Digitizing the Revenue Growth Model™

Executive Summary

Technology and data are fundamentally changing how we do business, making digital transformation a hot topic in the boardroom. What does digital transformation mean for the revenue organization? This whitepaper serves as an instructional guide for taking digital transformation from the boardroom to the revenue organization. It’s oriented around four critical actions:

First, we will do a deep dive into how your organization can digitize the Revenue Growth Model™. Then, we will explore what digitizing the Revenue Growth Model™ means to structure and management systems, including the impact on marketing, sales and service organizational design and roles, as well as emerging roles best-in-class companies now deploy.

The Revenue Growth Model™

The Revenue Growth Model™ (RGM) is a linear framework, organized into three parts: Strategy, Structure and Management. Defining what digital transformation means to the revenue organization starts with Strategy and ends with aligning Structure and Management systems.


Today’s customers form opinions and make decisions in a world of ubiquitous access to information. These new behaviors change buying processes and, consequently, companies must adapt. Winning means deploying marketing, sales and service resources harmoniously along revenue segment-specific buyer journeys. A first mover advantage exists for those who quickly act.

With more awareness of options and solutions than ever before, customers form opinions sooner and are further along in their decision process. This impacts when they formally engage solution providers. Once that conversation starts they expect a tailored B2C experience in addition to the traditional pre- and post-sales B2B experiences. Understanding buyer journeys and preferences by revenue segment allows companies to tailor value propositions and inform revenue motions—how tactical Marketing, Sales and Service resources interact with customers.


New channel coverage and organization and job design show the most visible impact of digital transformation on the revenue organization. Regardless of size, a new digital environment creates new routes for markets to emerge and therefore creates new opportunities to engage with customers. Historically, marketing, sales and service formerly reported to separate functional leaders; however, these new, nonlinear routes are challenging legacy paradigms. An indicator of a company’s digital transformation can be seen when traditional field and inside sellers start using social media and business analytics to guide their daily routines.


If structure changes are the most visible indication of a digital journey, adjustments are needed to the management components. Systems used to leverage a traditional model will not serve the digital revenue organization. High-value skills shift from product, domain and professional sales expertise to technologically adept. Organizations need to make invest in training to bring talent into the digital age. Coaching and management operating systems (MOS) require upgrading. Historic seller yields (and their quotas) are no longer stable barometers as digital investments create capacity and shorten sales cycles. Companies also must address incentive compensation eligibility as marketing and service resources play a bigger role in persuading the customer to buy.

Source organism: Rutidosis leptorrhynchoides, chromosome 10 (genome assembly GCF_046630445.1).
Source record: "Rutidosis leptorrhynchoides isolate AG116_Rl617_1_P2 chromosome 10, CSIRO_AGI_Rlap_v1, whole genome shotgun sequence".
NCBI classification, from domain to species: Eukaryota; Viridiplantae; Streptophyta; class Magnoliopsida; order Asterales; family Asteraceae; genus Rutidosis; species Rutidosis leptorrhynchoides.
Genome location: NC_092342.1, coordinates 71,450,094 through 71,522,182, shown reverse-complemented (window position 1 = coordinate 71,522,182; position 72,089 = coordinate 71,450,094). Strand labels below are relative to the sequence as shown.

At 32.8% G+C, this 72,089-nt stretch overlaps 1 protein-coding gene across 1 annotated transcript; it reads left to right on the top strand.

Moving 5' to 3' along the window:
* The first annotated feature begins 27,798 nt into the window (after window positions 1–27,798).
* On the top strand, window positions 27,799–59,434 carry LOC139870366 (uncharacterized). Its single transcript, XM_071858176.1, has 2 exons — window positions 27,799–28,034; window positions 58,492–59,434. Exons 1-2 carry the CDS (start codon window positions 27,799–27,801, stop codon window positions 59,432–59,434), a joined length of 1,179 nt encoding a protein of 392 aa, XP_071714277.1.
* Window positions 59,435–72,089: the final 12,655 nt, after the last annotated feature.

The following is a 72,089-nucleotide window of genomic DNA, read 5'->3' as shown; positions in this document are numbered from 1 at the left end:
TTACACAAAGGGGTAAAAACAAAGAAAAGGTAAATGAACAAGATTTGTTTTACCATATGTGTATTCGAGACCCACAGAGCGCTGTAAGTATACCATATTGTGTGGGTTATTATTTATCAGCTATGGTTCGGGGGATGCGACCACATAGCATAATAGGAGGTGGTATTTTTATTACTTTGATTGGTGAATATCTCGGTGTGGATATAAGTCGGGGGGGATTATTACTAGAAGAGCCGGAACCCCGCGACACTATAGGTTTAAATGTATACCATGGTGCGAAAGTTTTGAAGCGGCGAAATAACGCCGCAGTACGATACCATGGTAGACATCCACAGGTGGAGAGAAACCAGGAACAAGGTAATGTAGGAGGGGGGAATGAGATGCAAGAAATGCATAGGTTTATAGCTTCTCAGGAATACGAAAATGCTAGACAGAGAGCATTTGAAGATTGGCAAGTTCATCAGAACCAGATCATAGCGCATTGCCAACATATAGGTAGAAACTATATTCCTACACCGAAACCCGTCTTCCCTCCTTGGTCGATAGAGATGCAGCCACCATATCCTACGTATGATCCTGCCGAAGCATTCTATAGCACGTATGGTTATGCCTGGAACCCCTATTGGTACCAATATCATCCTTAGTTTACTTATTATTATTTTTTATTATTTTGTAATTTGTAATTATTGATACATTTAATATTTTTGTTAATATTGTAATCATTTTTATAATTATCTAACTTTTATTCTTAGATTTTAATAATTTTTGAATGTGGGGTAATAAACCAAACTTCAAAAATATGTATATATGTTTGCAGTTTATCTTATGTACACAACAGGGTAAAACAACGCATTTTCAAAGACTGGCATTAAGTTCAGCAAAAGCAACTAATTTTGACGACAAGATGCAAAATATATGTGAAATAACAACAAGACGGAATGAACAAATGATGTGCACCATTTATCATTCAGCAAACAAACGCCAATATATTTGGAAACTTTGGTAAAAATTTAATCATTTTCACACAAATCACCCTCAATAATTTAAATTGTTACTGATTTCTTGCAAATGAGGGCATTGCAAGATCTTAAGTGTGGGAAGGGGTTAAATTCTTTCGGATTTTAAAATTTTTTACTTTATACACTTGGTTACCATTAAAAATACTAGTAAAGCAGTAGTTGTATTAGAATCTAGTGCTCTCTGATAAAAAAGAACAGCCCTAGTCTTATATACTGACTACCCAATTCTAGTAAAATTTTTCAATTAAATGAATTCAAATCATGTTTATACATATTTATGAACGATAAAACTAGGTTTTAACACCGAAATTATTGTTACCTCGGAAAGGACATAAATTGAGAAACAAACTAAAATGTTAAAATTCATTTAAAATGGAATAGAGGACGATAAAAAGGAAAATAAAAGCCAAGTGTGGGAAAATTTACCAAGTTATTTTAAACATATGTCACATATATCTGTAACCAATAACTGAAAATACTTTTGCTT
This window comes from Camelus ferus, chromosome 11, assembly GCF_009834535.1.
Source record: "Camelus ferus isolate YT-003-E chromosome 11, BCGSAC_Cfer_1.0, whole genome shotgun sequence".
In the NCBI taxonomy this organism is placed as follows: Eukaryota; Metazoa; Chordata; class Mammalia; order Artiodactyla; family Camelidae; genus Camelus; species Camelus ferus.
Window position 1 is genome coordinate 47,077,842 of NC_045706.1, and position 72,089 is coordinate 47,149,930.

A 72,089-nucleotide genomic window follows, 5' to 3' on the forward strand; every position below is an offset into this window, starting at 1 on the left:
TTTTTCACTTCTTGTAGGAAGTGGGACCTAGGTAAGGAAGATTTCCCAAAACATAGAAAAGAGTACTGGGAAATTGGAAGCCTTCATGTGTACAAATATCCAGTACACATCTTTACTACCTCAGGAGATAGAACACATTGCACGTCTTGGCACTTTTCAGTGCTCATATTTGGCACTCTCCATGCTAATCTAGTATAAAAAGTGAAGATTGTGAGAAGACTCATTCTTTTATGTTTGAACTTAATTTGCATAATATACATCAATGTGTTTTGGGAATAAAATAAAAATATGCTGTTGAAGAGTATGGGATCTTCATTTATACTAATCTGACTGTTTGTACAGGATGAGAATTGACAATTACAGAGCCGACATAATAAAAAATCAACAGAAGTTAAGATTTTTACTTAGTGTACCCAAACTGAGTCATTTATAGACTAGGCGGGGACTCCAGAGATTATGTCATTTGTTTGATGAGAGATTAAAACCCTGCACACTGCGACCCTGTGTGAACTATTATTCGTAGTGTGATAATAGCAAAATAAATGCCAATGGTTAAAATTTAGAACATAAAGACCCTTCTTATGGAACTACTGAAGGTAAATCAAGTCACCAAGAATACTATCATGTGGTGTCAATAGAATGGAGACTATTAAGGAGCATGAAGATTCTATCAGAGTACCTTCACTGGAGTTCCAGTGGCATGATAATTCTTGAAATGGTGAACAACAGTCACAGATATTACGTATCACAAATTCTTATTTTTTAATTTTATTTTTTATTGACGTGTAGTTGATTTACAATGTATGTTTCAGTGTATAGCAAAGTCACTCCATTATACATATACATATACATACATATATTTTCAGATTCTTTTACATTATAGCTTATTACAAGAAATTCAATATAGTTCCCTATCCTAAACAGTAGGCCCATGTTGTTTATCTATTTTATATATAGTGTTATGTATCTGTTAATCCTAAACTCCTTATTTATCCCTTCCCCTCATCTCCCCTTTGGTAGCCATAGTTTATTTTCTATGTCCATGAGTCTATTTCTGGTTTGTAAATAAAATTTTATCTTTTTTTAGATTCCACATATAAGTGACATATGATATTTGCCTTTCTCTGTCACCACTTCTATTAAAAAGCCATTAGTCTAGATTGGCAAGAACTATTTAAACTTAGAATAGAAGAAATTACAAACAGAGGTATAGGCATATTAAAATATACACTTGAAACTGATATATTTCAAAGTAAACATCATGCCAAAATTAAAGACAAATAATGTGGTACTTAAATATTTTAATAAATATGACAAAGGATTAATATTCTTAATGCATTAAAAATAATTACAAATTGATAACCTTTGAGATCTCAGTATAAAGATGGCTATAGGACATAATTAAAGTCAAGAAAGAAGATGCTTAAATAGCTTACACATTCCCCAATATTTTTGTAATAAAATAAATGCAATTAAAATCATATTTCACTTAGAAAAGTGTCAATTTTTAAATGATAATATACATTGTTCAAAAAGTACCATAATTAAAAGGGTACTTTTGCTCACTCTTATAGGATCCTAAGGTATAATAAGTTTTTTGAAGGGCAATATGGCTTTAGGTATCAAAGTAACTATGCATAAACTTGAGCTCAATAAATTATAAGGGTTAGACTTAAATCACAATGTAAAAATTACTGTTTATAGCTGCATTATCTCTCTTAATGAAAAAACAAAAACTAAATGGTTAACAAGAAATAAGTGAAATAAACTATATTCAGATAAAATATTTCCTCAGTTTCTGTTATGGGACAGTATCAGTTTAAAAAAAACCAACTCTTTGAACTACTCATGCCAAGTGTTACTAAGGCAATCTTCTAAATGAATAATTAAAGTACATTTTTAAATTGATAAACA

Understand the Buyer Journey

When customers have problems, they look to providers for solutions. The world was simpler when customers followed a linear process to solve their problems. They discovered they had a problem, decided how they would solve it, brought in a couple of providers to bid on the job, selected the provider and moved forward with implementation.

Technology has fundamentally changed this journey. Social networks, search engine marketing (SEM), retargeting, AI-fueled e-marketing, online events, AR/VR, video, web chat, try and buy, freemium, self-serve platforms, ecommerce, and other digital motions educate customers and solve their problems faster. They also give competitors adept at executing these motions an advantage. These motions are often lowcost and scalable breaking down market entry barriers.

Digitizing the Revenue Growth Model™ starts with fully understanding the buyer journey. Investing in digital without a sound understanding runs the risk of selecting unnecessary or low-impact motions that quickly erode scale advantages.

To get started, conduct primary research to understand how customers make decisions. The below shows the phases of Alexander Group’s buyer journey framework and questions to consider when conducting research. The data collected by phase serves as the foundation to planning revenue motions and selecting the highest impact digital investments.

The output of buyer journey research is a detailed understanding of how customers navigate digital ecosystems as they work to solve their problems. These maps serve as critical inputs in planning revenue motions—how a company will deploy tactical marketing, sales and service resources to support customers along their journeys while positioning the company to win.


Buyer becomes aware of an issue or problem. Buyer decides to take action to further investigate and find solutions.

  • What social networks do customers participate in?
  • What online research do they subscribe to or conduct?
  • What type of digital media do customers prefer to consume?


Buyer analyzes the problem in further detail, building a case for need and finding potential solution providers.

  • What key words are searched?
  • What sites are visited?
  • Who are the influential voices (e.g., syndicated research, consultants, academics) and where do they interact digitally (such as websites, blogs, forums)?
  • What events do customers attend?


Buyer considers options and determines potential vendors to discuss solutions. The company should be aware of these potential buyers.

  • What are customers’ value drivers?
  • Are customers able to find the information they need about us digitally?
  • What challenges do customers run into when


Buyer understands options and selects to try the solution or purchase the offering.

  • How does the customer prefer to engage during the sales process (in-person, virtual, self-serve)?
  • How do customers prefer to trial (demos, try and buy, freemium/self-service)?
  • What is the customer’s current experience with us?